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Old 10-04-2013, 10:48 PM
1 posts, read 1,753 times
Reputation: 10


I'm 30 years old and disabled (occasionally use a wheelchair & it's surprising how anti-wheelchair accessible some places can be) with an undiagnosed mystery medical condition. Where I currently lives is one of the worst places to be in such a situation and after years after trying to find an answer I've decided it's time to move (family has kept me here so far). I'm just trying to find the best place. I'm unable to work so I live on SSI and SSDI so I'd like to find a place that's affordable, decent weather, easy transportation (I don't have a car), preferably a smaller town, and of course a town with good medical care. I've been doing some research and looking around but I thought I'd post here and see if anyone had any suggestions.
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Old 10-04-2013, 10:53 PM
Location: Minneapolis (St. Louis Park)
5,991 posts, read 8,329,578 times
Reputation: 4270
Minnesota, Massachusetts, etc. Places that embrace Obamacare AND have top-notch hospitals.
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Old 10-05-2013, 01:19 AM
Location: classified
1,680 posts, read 3,188,606 times
Reputation: 1534
Houston has the Texas Medical Center which is the largest concentration of hospitals in the world and also has the University of Texas MD Anderson Cancer Center which was ranked as the ranked No. 1 in cancer care in the US. While public transit in the city isn't great in general (at least compared with Boston, NYC, etc), the area is served by a light rail line which is being expanded (in addition to two new light rail lines which should open next year) and there are several bus routes that run pretty frequently. Houston has pretty mild winters as well although summers are pretty brutal with the humidity and all.

Likewise you may want to look into Baltimore (home of John Hopkins Hospital), Cleveland (home of the Cleveland Clinic) or Rochester, Minnesota (home of the Mayo Clinic).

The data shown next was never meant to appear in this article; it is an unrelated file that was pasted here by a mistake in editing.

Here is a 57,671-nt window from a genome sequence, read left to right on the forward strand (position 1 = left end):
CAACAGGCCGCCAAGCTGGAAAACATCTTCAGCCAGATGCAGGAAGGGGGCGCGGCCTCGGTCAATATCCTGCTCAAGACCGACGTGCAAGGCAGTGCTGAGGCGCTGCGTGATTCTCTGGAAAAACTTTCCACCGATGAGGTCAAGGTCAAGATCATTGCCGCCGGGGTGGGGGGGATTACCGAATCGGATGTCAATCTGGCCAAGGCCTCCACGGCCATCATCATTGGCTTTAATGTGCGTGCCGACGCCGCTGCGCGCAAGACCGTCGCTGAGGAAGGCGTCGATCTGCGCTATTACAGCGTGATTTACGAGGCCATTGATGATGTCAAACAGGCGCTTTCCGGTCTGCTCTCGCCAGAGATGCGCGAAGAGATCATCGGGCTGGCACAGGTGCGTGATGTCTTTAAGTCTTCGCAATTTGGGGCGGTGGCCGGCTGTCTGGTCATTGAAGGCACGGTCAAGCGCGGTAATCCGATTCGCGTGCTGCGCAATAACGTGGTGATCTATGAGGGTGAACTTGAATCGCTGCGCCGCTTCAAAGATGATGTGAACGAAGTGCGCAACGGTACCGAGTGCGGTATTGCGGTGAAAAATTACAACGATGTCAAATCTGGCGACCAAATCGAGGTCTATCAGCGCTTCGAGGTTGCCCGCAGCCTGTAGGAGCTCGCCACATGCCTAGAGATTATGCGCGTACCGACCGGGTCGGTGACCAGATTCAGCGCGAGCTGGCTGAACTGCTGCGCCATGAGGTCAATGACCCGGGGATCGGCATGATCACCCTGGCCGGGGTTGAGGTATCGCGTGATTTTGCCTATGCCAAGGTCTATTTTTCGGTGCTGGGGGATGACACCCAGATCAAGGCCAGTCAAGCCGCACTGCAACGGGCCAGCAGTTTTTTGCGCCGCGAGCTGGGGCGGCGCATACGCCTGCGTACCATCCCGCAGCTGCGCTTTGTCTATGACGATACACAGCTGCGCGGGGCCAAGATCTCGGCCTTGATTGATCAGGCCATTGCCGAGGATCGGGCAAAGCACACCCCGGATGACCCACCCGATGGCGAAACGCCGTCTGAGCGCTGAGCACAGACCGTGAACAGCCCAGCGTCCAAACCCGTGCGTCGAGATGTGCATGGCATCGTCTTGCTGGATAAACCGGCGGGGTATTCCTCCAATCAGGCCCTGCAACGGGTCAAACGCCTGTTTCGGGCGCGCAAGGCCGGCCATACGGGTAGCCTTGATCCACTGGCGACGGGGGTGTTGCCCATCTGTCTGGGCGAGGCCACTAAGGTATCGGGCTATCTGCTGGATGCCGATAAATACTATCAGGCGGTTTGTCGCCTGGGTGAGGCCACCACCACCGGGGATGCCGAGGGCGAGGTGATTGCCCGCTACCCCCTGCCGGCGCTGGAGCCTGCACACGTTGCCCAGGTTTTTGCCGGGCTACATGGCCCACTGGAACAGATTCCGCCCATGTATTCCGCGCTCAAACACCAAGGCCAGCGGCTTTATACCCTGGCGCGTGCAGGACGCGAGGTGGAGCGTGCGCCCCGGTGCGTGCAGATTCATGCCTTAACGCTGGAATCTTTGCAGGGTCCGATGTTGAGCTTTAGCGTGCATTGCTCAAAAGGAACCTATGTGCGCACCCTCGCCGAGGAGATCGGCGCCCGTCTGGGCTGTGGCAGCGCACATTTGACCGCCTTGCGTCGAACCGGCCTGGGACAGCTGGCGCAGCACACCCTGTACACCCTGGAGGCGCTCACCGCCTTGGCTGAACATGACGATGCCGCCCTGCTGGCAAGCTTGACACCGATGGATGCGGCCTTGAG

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Old 10-05-2013, 07:52 AM
21,220 posts, read 30,443,839 times
Reputation: 19674
I would very highly recommend college towns that have university-affiliated teaching hospitals. Some examples that provide top flight medical care, affordability, milder weather and good public transportation (as well as being disability-friendly) are:

Durham, NC
Visitors Main | Durham, NC
Transportation Options - Duke University Hospital - DukeHealth.org

Chapel Hill, NC
Chapel Hill | Chapel Hill and Orange County Visitors Bureau
About Us —

Druid Hills, GA (technically in Atlanta but in a quiet, suburban area)
Druid Hills, Georgia - Wikipedia, the free encyclopedia
Emory University Hospital | Atlanta, GA | Emory Healthcare
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Old 10-05-2013, 08:06 AM
Location: Indiana
1,327 posts, read 2,674,101 times
Reputation: 932
I would recommend St. Louis as well. Barnes-Jewish Hospital/Washington University is one of the best hospitals in the country and it is easy to get to even though it is in the city. Even if you want to live in the burbs or a smaller city a little further out there is literally a sea of hospitals in the metro area.

Living in metro Stl, I have 3 hospitals within 10 miles of my home. When I lived in metro Atlanta, I had 1 hospital within 10 miles and if you had to go during rush hour you better hope they send a chopper to get you.

If healthcare is your main concern, I would skip the South and concentrate on the Northeast/Mid-Atlantic/Midwest/West coast.
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Old 10-05-2013, 08:17 AM
Location: London, UK
3,458 posts, read 4,015,683 times
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All of the cities with excellent public transportation are expensive and not in small towns, so that would be an issue off the bat. The recommendations are good thus far (Houston, Chapel Hill and Durham) but all have drawbacks. The main drawback is that both Texas and NC were unable to form their own Healthcare exchanges and defaulted to the Federally operated exchanges. The issue with that is that you would not be able to take advantage of many of the subsidies offered to states that formed their own exchanges.